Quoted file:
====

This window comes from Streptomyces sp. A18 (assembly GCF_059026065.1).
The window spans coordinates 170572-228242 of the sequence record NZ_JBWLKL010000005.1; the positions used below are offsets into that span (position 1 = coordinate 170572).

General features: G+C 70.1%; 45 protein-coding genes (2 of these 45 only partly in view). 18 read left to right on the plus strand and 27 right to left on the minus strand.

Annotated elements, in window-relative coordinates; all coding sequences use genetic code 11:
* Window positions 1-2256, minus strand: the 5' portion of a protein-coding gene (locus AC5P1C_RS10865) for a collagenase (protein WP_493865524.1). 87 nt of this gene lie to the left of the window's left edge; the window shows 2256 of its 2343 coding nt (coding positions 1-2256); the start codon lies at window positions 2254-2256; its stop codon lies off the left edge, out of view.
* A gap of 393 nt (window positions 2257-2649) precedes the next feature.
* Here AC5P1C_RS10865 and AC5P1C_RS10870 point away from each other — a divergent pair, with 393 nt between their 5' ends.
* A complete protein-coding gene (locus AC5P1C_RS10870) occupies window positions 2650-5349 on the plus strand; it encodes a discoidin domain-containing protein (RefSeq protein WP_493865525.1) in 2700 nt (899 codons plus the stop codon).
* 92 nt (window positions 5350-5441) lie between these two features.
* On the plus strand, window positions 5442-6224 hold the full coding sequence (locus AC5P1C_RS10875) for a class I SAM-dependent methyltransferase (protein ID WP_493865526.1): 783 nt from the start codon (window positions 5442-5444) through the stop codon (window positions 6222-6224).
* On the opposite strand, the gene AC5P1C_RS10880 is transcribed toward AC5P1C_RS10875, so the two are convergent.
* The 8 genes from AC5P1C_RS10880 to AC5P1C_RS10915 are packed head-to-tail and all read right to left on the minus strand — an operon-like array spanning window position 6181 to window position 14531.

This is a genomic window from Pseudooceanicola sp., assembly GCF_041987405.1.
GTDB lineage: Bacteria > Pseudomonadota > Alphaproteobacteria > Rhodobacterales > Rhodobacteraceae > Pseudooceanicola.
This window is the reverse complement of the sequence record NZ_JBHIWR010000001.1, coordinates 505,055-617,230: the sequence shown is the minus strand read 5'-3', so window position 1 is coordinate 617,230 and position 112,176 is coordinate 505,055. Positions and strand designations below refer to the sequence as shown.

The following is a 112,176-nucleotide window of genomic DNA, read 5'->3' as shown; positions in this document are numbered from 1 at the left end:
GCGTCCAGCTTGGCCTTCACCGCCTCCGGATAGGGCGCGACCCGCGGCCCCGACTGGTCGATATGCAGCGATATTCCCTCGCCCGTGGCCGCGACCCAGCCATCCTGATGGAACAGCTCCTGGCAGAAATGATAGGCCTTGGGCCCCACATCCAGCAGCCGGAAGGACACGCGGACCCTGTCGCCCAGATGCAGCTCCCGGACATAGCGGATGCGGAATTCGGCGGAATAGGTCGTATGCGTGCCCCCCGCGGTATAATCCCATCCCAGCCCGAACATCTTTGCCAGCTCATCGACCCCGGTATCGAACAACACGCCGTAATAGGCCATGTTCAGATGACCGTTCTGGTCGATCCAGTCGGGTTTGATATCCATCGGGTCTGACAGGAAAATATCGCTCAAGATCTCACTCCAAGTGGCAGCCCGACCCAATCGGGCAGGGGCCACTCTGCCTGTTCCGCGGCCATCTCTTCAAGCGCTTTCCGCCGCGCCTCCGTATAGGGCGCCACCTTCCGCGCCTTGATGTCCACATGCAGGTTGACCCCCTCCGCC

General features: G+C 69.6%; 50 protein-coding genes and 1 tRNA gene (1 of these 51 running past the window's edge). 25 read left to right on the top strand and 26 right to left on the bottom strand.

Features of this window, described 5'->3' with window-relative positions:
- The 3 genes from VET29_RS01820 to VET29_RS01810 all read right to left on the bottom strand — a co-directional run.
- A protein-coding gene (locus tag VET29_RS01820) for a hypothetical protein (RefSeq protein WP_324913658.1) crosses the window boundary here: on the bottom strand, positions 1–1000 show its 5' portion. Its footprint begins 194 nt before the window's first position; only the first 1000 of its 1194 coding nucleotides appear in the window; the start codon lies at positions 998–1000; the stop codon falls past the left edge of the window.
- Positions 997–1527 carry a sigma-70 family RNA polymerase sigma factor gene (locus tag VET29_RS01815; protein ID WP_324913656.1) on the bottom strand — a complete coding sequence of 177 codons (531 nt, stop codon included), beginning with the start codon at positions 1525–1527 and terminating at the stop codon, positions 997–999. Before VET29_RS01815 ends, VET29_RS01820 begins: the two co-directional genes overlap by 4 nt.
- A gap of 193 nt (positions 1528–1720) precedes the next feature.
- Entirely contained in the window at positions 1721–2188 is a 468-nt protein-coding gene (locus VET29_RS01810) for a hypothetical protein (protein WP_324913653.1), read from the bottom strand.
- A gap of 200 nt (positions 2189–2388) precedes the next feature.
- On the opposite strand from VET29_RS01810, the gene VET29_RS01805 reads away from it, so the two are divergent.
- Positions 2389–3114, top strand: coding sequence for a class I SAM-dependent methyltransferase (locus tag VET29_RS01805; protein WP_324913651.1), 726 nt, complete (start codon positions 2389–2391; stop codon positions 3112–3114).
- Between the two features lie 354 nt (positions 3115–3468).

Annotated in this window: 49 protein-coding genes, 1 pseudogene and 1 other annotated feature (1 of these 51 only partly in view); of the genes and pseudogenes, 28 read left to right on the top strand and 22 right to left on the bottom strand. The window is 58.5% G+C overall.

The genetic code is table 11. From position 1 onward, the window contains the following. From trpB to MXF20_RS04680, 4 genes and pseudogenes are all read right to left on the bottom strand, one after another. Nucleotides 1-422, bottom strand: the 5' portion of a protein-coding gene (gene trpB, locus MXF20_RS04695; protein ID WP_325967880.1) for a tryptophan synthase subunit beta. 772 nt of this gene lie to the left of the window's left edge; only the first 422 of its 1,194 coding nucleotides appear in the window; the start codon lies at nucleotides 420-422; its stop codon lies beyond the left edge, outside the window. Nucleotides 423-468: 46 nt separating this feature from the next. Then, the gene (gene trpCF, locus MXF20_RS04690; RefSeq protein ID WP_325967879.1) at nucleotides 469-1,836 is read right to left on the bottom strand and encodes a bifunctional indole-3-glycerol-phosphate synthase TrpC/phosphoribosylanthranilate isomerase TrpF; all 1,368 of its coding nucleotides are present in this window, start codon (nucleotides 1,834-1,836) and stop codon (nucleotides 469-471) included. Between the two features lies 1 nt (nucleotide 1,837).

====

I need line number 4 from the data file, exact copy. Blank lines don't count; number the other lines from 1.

Annotated elements, in window-relative coordinates; all coding sequences use genetic code 11: